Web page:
Tea Lindeburg’s feature directorial debut As in Heaven isn’t exactly categorized as a horror film, yet it almost feels like one. However, instead of Biblical demons or Beelzebub himself, it is religious dogma that serves as the picture’s antagonist. A community of people abusing their set of doctrines in order to “possess” those within it and warp their perception of reality.
The central protagonist Lise (Flora Ofelia Hofmann Lindahl) becomes susceptible to such distortion. A teenage girl with dreams of leaving her isolated Danish commune, Lise sees her plans come to a grinding halt once her mother experiences pregnancy complications. Eventually, her devotion and sanity become called into question once she fears that her mother’s condition is due to God punishing her for her actions, like losing her mother’s hairpiece, and a superstition shared by those in her community possibly comes through.
Although the whole debacle involving Lise’s mother’s hairpiece might seem ridiculous on paper, it still shows how much weight she feels over committing the smallest fallacy. By doing one small selfish act, Lise suddenly fears she may be a corrupt woman to the degree where she toys with giving up her aspirations if it means pledging to be more pure and saving her mother’s life. By sending a prayer up above and being able to complete the Lord’s Prayer that she struggles reciting, Lise would also be satisfying devotees like Klog Sine (Kristen Olesen) who see prayer as more valuable treatment than doctoral medicine.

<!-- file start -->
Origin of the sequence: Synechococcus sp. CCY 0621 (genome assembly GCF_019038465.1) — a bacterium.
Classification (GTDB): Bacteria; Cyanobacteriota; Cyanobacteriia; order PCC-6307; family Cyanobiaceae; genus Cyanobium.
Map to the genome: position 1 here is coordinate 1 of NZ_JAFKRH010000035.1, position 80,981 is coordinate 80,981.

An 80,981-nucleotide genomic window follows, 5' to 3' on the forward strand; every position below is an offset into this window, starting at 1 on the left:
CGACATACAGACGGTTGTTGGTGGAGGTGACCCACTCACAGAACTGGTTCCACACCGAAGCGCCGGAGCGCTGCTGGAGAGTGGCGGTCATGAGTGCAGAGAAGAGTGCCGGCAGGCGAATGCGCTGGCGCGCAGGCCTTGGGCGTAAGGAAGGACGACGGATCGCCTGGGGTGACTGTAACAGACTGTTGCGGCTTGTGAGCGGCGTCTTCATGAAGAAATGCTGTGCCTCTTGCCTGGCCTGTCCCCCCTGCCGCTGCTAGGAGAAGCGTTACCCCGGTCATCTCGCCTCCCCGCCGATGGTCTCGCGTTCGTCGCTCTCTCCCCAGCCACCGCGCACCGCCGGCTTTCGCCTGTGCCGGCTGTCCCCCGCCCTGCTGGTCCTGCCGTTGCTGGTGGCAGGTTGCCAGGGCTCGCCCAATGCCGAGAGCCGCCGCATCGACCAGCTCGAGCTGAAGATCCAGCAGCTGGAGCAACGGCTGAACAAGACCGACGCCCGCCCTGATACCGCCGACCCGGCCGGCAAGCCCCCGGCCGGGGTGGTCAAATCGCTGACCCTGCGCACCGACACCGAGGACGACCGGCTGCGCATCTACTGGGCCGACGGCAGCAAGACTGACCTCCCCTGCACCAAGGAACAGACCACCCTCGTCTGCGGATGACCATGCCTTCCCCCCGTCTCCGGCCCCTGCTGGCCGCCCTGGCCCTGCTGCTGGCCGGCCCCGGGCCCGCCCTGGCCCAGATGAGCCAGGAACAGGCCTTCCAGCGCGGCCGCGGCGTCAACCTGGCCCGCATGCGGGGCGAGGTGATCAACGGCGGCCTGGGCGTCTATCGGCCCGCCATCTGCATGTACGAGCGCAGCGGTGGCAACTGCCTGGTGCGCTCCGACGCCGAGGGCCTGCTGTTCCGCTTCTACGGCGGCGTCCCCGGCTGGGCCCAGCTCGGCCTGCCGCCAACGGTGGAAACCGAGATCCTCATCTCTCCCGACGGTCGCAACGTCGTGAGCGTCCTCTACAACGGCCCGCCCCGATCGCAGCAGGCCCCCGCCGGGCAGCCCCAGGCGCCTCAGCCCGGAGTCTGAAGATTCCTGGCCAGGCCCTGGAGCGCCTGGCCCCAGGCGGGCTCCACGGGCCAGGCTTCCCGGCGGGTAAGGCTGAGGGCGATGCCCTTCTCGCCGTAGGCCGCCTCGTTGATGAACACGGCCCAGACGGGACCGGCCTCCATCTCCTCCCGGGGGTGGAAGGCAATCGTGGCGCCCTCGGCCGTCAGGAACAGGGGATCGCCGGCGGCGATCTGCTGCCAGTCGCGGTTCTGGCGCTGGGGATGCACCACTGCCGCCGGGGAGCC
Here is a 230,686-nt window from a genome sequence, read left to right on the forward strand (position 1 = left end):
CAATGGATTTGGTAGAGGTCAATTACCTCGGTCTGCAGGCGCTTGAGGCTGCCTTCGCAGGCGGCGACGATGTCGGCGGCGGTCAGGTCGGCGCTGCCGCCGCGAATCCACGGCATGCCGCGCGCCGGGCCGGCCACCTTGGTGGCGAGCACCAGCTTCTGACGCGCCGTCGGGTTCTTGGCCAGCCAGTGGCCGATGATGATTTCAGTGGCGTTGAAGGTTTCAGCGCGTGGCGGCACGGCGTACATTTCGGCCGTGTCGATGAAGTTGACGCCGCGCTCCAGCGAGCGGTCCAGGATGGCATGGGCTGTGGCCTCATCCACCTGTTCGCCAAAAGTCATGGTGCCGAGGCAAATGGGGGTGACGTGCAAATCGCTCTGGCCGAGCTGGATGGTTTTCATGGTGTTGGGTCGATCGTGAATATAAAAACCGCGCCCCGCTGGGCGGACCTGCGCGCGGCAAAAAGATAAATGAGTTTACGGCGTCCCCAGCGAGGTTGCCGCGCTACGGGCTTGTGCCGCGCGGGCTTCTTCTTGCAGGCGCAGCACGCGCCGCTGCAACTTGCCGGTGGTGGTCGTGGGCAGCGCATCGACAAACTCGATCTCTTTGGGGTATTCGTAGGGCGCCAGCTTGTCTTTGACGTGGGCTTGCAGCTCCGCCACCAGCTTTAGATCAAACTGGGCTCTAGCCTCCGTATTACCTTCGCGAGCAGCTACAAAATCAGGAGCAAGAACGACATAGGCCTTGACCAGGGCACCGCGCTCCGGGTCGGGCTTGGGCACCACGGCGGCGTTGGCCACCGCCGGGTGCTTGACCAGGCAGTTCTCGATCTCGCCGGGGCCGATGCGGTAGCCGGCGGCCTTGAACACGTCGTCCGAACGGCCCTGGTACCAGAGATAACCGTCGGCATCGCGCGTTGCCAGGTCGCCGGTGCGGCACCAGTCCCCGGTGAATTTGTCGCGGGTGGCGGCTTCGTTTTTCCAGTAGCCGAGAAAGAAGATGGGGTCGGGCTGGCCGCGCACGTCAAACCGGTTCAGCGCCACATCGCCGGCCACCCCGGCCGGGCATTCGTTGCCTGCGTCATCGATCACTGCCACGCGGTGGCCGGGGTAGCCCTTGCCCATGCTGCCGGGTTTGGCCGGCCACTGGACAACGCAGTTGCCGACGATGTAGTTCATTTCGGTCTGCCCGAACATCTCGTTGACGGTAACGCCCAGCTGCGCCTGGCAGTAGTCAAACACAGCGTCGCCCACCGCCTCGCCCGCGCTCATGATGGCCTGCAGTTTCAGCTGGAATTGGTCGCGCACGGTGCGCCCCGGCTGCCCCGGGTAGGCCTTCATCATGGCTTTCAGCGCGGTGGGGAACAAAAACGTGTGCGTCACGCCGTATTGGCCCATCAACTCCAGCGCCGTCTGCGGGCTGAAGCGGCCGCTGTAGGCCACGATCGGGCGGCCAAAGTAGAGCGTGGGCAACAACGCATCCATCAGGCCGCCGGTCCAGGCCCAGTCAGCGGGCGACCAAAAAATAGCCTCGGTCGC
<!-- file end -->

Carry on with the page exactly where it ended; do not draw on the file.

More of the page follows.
With just the use of her expressive face, Flora Ofelia Hofmann Lindahl is able to etch out Lise’s conflict in faith and desperation mixed with her eagerness to please those around her. Even if the film initially takes a while to get going, Lindahl’s screen presence makes it watchable.
Meanwhile, DP Marcel Zyskind serves as the film’s co-MVP thanks to his vivid camera work. His use of the color red in sequences like the opening, where Lise dreams that she’s walking through the meadows and sees a red cloud in the sky, paints an evocative portrait that some might view as heavy-handed due to red being a symbol of impending doom. The cloud shown in the opening dream sequence being a blood red shade may only further those potential on-the-nose criticisms.
Regardless, Zyskind’s use of color still creates an appealing visual aesthetic for this unsettling interweaving of adolescence and religious ideology. One with a close proximity to the horror genre thanks to its eerie isolated setting and depiction of a young female protagonist at odds with her gaslighting community. While it may be too much of a slow-burn at times, As in Heaven still remains a lingering effort.